University of Texas, US Professor said the strategic partnership between Iran and China has raised concerns in Washington as it improves Iran’s Regional Position.
“The strategic partnership has already improved Iran’s regional position, which immediately raised concerns in Washington,” Jon R. Taylor.
Taylor, Professor of Political Science & Geography at the University of Texas, notes that “Iran has a fairly unique place in China’s Middle East (West Asian) strategy because it’s more than just trade – it’s also military and political.” U.S. President Joe Biden expressed concern about the comprehensive strategic partnership between China and Iran.
Asked about the Agreement, Biden said, “I’ve been worried about that for years.”
China and Iran signed a deal aimed at charting the course of their economic, political, and trade relations over the next 25 years.
The Chinese government plans to invest in Iran and buy oil from the Islamic Republic, a move not welcomed by Washington.
The “Comprehensive Strategic Partnership” agreement, signed in Tehran on March 27 by Iranian Foreign Minister Mohammad Javad Zarif and his Chinese counterpart Wang Yi, has been in the works since 2016, when President Xi Jinping became the first Chinese leader to visit the Iranian capital in over a decade.
Q: What is the importance of the 25-year strategic partnership signed between China and Iran?
A: Contrary to observations by some, the strategic partnership deal is far more than symbolic. The deal enhances bilateral economic and political relations between the two nations by increasing cooperation in areas ranging from petrochemicals to mining to nuclear power to high technology to transportation to agriculture. The partnership also encourages greater military collaboration and investment opportunities and will promote maritime projects in order to foster Iran’s role in China’s Belt and Road Initiative. The deal is practically important to both sides because it will provide China with a stable flow of Iranian oil in exchange for substantial Chinese investments in Iran’s critical infrastructure needs such as ports, high-speed rail systems, and the petrochemical industry.
Q: What has been the impact of American policies, especially its “maximum pressure” campaign on Iran to prompt Tehran to seek closer ties with China?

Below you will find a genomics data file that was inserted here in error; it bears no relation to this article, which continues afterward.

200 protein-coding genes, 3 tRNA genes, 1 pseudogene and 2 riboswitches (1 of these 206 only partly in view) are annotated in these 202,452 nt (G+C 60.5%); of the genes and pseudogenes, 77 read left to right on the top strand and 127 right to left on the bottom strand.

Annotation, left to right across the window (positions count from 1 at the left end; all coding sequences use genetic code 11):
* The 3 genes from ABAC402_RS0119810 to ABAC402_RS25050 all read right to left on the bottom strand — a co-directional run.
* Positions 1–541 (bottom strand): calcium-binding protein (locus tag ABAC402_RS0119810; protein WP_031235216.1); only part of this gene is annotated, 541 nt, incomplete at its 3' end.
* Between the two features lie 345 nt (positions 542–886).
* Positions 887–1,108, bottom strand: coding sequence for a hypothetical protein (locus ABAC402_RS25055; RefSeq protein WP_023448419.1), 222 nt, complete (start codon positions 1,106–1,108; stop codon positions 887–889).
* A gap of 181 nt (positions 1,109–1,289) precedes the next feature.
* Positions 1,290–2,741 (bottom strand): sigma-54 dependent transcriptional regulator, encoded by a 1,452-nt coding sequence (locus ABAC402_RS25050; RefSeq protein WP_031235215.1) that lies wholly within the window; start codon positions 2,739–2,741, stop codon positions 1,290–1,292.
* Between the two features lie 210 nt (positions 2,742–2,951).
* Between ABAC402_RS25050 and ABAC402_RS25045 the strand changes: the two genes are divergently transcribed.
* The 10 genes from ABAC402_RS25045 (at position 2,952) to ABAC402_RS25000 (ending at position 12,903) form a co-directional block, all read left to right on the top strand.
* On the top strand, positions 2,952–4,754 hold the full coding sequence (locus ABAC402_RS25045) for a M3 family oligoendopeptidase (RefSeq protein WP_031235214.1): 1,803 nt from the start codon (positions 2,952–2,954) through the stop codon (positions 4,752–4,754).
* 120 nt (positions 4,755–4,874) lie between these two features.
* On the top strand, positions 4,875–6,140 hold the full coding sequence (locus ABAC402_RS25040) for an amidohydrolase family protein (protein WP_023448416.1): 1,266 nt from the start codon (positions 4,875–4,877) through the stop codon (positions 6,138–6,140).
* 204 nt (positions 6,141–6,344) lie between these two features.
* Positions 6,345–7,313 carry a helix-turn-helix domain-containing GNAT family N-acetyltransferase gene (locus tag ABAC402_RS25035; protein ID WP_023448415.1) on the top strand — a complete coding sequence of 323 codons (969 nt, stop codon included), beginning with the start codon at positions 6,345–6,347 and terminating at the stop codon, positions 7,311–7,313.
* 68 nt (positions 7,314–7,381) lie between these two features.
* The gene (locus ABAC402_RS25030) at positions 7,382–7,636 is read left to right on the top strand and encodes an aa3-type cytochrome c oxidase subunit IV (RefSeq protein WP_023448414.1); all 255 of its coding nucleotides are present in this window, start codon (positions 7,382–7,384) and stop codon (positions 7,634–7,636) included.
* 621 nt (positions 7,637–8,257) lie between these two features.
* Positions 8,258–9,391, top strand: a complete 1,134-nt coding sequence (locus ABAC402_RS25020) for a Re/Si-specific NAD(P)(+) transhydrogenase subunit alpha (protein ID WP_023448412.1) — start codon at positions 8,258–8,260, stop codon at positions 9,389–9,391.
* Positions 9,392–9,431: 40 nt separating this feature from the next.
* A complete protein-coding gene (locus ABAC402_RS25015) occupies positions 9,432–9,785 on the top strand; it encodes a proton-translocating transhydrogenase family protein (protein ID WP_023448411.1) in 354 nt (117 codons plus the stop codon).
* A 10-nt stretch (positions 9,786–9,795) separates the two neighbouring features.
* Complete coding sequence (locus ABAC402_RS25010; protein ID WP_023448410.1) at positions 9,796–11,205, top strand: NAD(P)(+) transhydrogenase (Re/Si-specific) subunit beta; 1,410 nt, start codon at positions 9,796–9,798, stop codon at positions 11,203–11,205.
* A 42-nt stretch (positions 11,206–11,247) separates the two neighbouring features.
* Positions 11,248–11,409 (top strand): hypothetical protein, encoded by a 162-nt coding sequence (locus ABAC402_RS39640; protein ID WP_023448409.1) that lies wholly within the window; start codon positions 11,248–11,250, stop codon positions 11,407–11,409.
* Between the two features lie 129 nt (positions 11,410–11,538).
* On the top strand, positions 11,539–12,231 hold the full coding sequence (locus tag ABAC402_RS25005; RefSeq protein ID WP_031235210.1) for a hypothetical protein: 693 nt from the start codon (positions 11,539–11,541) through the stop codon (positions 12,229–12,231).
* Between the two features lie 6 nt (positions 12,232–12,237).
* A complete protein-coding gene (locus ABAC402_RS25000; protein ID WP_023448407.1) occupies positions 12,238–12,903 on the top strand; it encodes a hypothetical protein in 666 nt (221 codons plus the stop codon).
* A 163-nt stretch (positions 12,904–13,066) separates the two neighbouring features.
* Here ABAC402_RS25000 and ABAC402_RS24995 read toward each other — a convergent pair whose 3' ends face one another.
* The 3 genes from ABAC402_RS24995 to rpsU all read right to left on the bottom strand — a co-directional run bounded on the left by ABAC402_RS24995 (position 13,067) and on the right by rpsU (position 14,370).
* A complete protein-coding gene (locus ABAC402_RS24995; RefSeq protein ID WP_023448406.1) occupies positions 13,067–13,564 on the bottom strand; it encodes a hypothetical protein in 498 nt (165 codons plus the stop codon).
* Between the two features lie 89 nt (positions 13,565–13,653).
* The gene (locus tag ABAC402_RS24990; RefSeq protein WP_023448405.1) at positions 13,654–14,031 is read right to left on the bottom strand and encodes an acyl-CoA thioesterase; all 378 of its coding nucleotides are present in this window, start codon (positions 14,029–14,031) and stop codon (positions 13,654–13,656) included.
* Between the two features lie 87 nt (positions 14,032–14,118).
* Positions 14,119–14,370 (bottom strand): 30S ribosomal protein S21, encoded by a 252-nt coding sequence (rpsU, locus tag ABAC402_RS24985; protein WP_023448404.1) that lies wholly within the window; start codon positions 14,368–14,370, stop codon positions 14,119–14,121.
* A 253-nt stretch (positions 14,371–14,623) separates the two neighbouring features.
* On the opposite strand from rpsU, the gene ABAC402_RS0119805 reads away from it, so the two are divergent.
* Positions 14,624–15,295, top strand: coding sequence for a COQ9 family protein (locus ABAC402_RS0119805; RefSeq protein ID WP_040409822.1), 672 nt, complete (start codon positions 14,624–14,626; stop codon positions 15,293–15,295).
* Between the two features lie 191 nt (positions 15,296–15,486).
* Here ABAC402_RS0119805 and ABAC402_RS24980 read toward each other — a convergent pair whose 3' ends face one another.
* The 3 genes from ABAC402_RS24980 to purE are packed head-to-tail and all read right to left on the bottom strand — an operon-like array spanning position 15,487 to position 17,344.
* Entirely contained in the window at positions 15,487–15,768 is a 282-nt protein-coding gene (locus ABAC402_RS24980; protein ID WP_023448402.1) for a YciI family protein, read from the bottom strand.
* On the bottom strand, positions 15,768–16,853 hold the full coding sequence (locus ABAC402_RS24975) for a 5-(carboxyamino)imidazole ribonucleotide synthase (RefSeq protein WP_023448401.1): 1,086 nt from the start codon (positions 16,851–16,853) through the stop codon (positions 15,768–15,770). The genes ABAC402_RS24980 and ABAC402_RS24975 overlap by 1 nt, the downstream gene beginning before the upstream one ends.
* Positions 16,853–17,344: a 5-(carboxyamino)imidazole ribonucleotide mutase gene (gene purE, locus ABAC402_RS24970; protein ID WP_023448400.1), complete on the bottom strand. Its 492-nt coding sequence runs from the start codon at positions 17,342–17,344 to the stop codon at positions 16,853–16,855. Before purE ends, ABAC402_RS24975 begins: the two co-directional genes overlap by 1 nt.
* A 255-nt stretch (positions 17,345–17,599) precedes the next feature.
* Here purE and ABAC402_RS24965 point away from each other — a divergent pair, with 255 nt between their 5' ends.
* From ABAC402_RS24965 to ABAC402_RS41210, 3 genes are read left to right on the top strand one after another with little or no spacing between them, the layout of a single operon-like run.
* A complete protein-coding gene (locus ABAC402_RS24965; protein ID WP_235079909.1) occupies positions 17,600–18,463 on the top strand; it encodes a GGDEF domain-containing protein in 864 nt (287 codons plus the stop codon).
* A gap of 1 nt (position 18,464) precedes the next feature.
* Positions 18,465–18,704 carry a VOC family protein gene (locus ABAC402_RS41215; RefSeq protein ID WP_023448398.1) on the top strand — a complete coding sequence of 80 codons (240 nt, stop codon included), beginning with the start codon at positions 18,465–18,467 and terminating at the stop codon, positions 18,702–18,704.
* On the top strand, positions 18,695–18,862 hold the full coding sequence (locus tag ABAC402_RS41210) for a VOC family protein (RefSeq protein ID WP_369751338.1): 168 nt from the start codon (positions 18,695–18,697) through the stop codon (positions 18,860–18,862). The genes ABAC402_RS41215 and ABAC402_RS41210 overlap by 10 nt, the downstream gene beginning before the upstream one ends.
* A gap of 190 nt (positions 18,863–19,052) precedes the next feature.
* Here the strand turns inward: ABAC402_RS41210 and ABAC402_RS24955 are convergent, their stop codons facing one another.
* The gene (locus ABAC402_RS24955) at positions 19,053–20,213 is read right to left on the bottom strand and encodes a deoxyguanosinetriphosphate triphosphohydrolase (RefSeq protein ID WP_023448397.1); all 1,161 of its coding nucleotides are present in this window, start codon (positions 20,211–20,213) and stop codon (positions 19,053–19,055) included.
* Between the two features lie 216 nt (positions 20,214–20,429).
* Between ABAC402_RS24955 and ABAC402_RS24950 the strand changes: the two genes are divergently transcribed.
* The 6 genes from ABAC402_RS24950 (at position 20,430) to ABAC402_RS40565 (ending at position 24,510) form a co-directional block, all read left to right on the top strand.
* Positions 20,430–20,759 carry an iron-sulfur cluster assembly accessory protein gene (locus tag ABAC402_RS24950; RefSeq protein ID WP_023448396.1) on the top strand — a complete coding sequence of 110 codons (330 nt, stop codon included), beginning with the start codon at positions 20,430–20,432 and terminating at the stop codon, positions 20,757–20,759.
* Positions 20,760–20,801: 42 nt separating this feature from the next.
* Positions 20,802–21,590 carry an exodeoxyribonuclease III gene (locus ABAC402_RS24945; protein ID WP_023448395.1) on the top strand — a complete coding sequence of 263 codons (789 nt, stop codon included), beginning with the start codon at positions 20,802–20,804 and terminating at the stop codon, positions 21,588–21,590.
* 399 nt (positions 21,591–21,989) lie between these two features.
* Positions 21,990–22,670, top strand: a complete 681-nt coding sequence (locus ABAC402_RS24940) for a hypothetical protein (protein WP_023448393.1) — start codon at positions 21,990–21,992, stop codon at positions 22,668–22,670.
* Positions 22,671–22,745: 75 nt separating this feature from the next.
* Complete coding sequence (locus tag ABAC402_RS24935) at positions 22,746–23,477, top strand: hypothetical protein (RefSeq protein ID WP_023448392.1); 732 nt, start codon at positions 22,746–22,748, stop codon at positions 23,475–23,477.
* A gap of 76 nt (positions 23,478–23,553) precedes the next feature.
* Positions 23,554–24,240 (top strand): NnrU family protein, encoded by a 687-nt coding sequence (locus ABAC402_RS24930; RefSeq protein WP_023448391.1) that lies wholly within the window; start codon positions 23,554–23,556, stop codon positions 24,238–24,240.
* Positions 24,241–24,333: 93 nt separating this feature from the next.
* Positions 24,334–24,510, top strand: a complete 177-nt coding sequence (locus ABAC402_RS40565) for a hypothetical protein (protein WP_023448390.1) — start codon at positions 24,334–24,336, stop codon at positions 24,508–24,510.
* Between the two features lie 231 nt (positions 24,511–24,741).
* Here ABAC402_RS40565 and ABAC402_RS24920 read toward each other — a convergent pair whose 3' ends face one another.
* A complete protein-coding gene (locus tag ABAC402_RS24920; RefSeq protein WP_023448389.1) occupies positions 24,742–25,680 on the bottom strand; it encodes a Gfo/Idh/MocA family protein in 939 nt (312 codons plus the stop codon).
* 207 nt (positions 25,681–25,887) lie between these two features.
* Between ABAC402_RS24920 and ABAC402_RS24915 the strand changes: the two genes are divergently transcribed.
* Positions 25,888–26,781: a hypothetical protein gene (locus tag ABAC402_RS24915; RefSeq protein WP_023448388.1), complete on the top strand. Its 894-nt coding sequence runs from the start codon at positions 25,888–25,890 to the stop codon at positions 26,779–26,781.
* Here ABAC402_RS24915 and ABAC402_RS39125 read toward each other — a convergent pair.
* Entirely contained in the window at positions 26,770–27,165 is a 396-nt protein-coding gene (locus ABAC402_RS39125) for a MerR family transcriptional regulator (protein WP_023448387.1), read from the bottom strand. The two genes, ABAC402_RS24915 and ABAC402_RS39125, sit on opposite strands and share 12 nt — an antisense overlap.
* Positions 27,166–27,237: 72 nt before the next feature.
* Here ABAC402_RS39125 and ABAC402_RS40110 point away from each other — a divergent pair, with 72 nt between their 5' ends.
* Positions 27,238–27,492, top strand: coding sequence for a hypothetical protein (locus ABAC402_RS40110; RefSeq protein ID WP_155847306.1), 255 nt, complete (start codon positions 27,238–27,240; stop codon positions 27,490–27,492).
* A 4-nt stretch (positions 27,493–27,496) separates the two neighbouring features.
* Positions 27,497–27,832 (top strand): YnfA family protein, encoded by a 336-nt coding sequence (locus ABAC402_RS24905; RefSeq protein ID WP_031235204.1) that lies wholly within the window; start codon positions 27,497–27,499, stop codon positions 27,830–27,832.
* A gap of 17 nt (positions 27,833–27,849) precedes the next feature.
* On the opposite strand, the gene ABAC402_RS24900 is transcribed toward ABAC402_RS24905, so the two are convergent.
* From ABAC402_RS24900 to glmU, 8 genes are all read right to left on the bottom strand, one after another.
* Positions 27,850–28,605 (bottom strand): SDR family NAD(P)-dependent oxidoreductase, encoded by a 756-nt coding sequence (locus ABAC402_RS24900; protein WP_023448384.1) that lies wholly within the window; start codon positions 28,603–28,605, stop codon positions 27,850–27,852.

A: The U.S. has contributed significantly to the reason for this pact’s existence. Frankly, given his foreign policy approaches to both China and Iran, former U.S. President Donald Trump bears much of the responsibility for this strategic partnership deal. So far, President Joe Biden has not done all that much to discourage the adversarial approach pursued by his predecessor. Given this, neither China nor Iran should expect the U.S. to rejoin the JCPOA or lift sanctions anytime soon. So, I think that it’s fair to say that American policies and sanctions have tremendously influenced this strategic partnership.
Q: How do you assess China’s ties with Western powers economically? Is China a reliable partner for a country such as Iran?
A: China’s economic ties are becoming more problematic. What I mean by that is that concerns over unfair trade practices, unlevel competition, intellectual property issues, cybersecurity, political differences, and humanitarian concerns have negatively impacted Western views toward China. Western powers still do business with China but are increasingly skeptical of their economic relationships. As for China being a reliable partner for Iran, I would say yes – for now.
That’s not meant to sound pessimistic, only to note that Iran needs to be realistic going into this partnership by being fully aware that historically China’s interests in the Middle East (West Asia) have mostly been based on access to oil. While oil plays a major role in China’s interests, this is changing thanks to the Belt and Road, infrastructure investment strategies, and geopolitical considerations.
Q: Why is Biden worried about the Iran-China partnership? Why is his administration focused on containing China?
A: Because it’s all about two of America’s highest-profile adversaries. The strategic partnership has already improved Iran’s regional position, which immediately raised concerns in Washington. This was underscored when India recently signaled its interest to increase economic and trade relations with Iran. The U.S. believes that China will gain influence in the Middle East (West Asia) and help Iran evade U.S. sanctions.
It also believes that the partnership could deepen China’s influence in the Middle East (West Asia) and undermine U.S. efforts to keep Iran isolated. It’s also about Iran since the U.S. views Iran as an adversary threatening its strategic interests and its primary partners Israel and Saudi Arabia. While American presidential administrations may have changed, the emphasis appears to remain the same: China. And Iran. And Russia.
Q: How do you see China’s ties with Iran’s rivals in West Asia, for instance, Saudi Arabia? Won’t China face a contradiction in the future?
A: Iran has a fairly unique place in China’s Middle East (West Asian) strategy because it’s more than just trade it’s also military and political. The strategic partnership will provide Iran with the ability to free itself from the economic and strategic pressures by the U.S. and its allies and enhance Iran’s political influence around the Middle East (West Asia).
But note that China is looking for ways to balance its ties with Iran and its rivals in the Middle East (West Asia). I’m not sure if Iran will face any contradictions from China in the near future given the tenuous relationship that both China and Iran have with the U.S.
That said, what would help reduce this possibility would be for continued Chinese and European Union pressure on the U.S. to immediately and unconditionally return to the Joint Comprehensive Plan of Action (JCPOA) and to strike a deal to lift all sanctions on Iran.